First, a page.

Anticipating future scenarios is key to crisis management, and here, science plays a crucial role. During crises, science is also essential to provide scientific legitimacy to politically-mandated measures that may be unpopular with the public. However, as evidenced during the recent pandemic, miscommunication around evidence-informed policies can erode public trust and foster hostility towards experts. Such backlash calls for improved communication from policymakers about the nature of science, emphasizing its open processes and inherent uncertainties to avoid creating false expectations. It is also essential to recognize that scientific and technological innovation alone cannot solve the crises of our times. Instead, every crisis should be viewed as an opportunity to drive social change through new institutions and a renewed trust in science.
Poly-crisis requires better communication
Not all crises are the same. We now experience the accumulation of interconnected crises linked by the complex dynamics of networks. Their causes and effects cascade into one another. Their economic, social, health and political consequences are intertwined. They also spread globally, and what happens in far-flung places now has an immediate local impact.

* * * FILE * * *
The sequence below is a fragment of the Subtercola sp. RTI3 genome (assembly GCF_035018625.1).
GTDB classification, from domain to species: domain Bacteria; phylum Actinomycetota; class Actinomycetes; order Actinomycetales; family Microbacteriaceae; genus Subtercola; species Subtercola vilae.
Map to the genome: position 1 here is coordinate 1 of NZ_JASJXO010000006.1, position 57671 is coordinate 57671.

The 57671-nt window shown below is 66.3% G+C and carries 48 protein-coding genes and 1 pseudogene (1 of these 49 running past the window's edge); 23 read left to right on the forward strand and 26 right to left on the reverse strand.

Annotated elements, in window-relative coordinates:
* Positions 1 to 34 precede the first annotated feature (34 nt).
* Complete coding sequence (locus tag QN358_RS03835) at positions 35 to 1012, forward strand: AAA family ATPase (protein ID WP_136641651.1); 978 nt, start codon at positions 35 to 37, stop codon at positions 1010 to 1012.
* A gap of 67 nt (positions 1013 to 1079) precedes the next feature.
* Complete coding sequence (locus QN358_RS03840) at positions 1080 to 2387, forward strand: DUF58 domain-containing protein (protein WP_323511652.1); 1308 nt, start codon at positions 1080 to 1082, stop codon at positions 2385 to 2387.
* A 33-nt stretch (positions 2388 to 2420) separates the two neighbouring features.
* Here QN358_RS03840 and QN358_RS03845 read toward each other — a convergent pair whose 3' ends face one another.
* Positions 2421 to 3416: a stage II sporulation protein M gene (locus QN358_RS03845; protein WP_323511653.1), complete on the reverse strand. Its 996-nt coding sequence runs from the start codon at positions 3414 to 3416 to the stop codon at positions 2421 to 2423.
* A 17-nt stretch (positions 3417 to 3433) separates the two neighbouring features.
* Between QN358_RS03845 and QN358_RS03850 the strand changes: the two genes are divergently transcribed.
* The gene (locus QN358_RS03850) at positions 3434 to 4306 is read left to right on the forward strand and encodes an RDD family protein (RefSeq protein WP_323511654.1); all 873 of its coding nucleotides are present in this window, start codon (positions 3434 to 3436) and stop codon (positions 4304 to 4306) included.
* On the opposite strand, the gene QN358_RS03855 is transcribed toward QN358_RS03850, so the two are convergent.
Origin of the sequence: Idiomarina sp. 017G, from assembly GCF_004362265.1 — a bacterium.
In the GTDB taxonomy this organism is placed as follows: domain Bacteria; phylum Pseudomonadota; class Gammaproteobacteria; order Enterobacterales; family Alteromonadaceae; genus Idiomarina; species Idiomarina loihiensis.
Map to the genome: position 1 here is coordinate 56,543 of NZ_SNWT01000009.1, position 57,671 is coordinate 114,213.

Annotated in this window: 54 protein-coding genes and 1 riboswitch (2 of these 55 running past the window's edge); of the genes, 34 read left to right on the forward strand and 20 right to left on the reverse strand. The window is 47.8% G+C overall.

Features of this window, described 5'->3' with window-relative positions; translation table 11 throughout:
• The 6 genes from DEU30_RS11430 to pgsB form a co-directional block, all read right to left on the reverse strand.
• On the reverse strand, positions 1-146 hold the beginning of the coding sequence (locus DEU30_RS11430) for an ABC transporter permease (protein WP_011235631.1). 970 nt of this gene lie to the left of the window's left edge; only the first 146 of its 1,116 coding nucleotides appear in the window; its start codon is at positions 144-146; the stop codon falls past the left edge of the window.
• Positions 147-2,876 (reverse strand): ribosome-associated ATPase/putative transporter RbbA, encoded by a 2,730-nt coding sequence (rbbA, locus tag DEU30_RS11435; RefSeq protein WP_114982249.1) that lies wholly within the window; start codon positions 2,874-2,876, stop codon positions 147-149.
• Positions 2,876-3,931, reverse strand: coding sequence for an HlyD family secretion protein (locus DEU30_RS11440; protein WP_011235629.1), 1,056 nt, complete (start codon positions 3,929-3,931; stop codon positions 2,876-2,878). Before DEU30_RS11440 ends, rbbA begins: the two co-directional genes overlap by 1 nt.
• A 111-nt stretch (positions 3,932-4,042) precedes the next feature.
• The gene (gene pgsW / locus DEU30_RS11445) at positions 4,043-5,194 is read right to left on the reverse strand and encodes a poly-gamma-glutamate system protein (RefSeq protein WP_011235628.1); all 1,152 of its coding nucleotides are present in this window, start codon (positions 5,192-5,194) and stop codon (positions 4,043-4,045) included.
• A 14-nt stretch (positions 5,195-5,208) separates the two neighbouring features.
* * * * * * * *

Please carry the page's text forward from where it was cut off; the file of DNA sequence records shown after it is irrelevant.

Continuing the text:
Such an accumulation of crises is known as poly-crisis: a hierarchy of crises that is difficult to grasp because they are geographically distributed across different levels and social groups, triggering further unexpected events and processes. The poly-crisis is intensified by the increase in geopolitical tensions, which gives rise to fears of the disintegration of the previous global order through increased regionalization and newly built walls.
In such widespread volatility, crisis management must involve more than simply reacting quickly to unexpected events. It must anticipate an uncertain future and prepare strategies to cope with the ‘what happens if…’.
These observations also apply to science, particularly science policy advisory in times of crisis. As scientific exchange becomes restricted, scientific cooperation is partially discontinued. However, because continuity is still in demand, the reckless continuation of business as usual fades into the background but does not disappear. When fear arises, pushing people into passivity or aggressiveness, politics must convey calm without creating the illusion that everything is under control, which requires proper communication.
Science for policy in times of crisis
The need for the scientific legitimization of politically imposed measures grows when quick action is demanded. Especially when measures are unusual or unpopular, and their expected impact is not immediately foreseeable. However, science can only suggest options for action, and political decisions remain under the responsibility of political decision-makers. In a crisis, these roles remain valid, but the subtle and trusting interplay between science and policy must also be communicated to the public.
Science is very good at dealing with uncertainty, while the public and politics crave certainty. This can lead to mutual misunderstandings and false expectations and, during the pandemic, led to increased skepticism of science and even hostility towards experts. Future crisis will again necessitate unpopular or unusual measures, and policymakers and their advisers should draw the right conclusions from the recent past.